I will admit, I was relieved to see a piece from the broader scientific community (not just fisheries science) that defends Ray Hilborn against the attack Greenpeace launched against him last week.

Hilborn defended himself quite well almost immediately, which is no surprise, given his reputation for being even-keeled, plainspoken and precise.

But this bulleted defense from Southern Fried Science, “Six thoughts about Greenpeace’s attack on Ray Hilborn,” doesn’t just defend Hilborn, it’s a defense of the scientific community. As it should be, because the Greenpeace attack was in effect a declaration of war on all scientists who specialize in a field of study. If you get close enough to a subject, you’re bound to work with groups that have a vested interest in the same subject. That’s how research specialists do their work. What Greenpeace is claiming is that if a scientist does not list in full his or her entire CV of funding with every article, op-ed, interview, paper, panel discussion, etc., then they’re hiding something.

The bottom line is that not many people should take seriously any NGO’s attack on a scientist’s credibility. The scientist’s peers will do that well enough when they assess research methodology during a peer review. If Hilborn didn’t have credibility, he wouldn’t have papers published (many times over) in well-respected scientific journals, like Science, Nature and the Proceedings of the National Academy of Science.

The attack shows primarily that Greenpeace is out of touch with the scientific community and possibly desperate to get some press to drive membership.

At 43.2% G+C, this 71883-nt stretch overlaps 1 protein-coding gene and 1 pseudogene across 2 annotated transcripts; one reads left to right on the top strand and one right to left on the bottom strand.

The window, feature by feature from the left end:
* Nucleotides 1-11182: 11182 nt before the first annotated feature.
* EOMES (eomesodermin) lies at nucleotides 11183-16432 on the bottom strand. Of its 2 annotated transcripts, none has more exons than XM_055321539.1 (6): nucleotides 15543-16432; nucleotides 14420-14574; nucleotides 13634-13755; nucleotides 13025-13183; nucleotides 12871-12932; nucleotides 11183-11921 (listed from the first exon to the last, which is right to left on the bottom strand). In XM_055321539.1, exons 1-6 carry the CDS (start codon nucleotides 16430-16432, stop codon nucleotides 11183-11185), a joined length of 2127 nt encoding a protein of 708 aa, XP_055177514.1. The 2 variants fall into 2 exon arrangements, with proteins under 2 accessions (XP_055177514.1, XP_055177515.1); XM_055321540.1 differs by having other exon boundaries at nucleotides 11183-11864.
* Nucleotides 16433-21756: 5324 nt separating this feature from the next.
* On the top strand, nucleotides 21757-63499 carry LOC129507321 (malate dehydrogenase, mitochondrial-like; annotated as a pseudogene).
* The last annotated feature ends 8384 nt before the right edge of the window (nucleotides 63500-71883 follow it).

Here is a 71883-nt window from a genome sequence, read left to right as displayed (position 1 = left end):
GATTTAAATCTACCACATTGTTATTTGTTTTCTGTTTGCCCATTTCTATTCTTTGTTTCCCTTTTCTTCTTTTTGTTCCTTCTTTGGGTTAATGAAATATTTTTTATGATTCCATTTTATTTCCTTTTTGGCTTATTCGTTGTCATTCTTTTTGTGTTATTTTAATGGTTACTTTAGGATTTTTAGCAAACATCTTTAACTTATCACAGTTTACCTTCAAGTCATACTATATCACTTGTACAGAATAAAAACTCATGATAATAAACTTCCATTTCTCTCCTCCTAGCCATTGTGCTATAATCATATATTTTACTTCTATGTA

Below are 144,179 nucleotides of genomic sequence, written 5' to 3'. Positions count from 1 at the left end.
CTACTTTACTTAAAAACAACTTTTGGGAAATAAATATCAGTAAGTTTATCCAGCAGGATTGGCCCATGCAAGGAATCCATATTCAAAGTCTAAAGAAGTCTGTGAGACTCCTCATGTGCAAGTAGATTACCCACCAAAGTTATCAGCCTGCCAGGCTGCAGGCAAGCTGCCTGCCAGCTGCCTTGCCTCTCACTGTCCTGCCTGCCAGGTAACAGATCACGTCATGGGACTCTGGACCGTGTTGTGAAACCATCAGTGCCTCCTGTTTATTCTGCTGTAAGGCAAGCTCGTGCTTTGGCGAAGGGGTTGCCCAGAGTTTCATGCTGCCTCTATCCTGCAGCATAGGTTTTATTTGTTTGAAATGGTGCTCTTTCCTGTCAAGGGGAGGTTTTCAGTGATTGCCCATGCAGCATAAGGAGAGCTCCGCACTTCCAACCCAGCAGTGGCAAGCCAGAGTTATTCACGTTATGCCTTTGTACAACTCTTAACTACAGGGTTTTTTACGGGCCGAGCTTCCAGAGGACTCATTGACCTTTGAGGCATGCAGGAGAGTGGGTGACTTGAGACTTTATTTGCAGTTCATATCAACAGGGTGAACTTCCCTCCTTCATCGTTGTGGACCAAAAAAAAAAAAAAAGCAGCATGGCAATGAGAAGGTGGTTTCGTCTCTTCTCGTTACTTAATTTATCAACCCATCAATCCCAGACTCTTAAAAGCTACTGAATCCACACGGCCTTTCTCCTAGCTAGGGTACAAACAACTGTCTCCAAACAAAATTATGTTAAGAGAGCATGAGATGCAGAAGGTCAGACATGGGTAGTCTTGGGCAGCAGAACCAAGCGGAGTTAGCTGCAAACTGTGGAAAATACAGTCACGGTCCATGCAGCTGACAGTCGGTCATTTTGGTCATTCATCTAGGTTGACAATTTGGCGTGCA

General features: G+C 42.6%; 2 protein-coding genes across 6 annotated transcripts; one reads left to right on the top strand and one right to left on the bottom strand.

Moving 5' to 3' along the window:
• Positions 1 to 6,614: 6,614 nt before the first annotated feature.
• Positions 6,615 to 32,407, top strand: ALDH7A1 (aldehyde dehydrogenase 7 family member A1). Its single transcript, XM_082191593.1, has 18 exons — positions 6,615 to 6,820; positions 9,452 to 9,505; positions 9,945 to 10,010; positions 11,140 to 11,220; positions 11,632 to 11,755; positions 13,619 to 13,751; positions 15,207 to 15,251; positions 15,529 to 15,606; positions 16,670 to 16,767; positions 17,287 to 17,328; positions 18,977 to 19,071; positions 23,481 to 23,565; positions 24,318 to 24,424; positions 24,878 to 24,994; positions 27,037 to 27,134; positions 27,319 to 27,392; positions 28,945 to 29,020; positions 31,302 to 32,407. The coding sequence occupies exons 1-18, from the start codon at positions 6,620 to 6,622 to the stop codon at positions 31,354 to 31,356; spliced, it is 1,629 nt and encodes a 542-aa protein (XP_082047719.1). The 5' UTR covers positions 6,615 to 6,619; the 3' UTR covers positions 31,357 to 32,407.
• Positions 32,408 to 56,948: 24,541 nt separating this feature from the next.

They may also have miscalculated the public interest in fishery science. I wish more people were interested in where their fish comes from, because the stringent standards of the American management system might give more consumers push to ask for wild American seafood. But unfortunately for Greenpeace, this attack resonated mostly within the fisheries and scientific communities where it fell flat, only to be out-thudded by the dull sound of no one’s actual disappointment in the NGO that has failed many times over to make itself relevant in American fisheries management.

Is this what we expect of Greenpeace now — just another Oceana-style publicity ploy? Maybe the powers that be at the NGO will consider what this attack says about them more than what it says about Hilborn.

If you’re interested, you can always access Hilborn’s CV on his website with major funding sources dating from 1978 to present.

Moving on.

 

 

Jessica Hathaway is the editor in chief of National Fisherman. She has been covering the fishing industry for 16 years, serves on the Alaska Seafood Marketing Institute's Communications Committee and is a National Fisheries Conservation Center board member.

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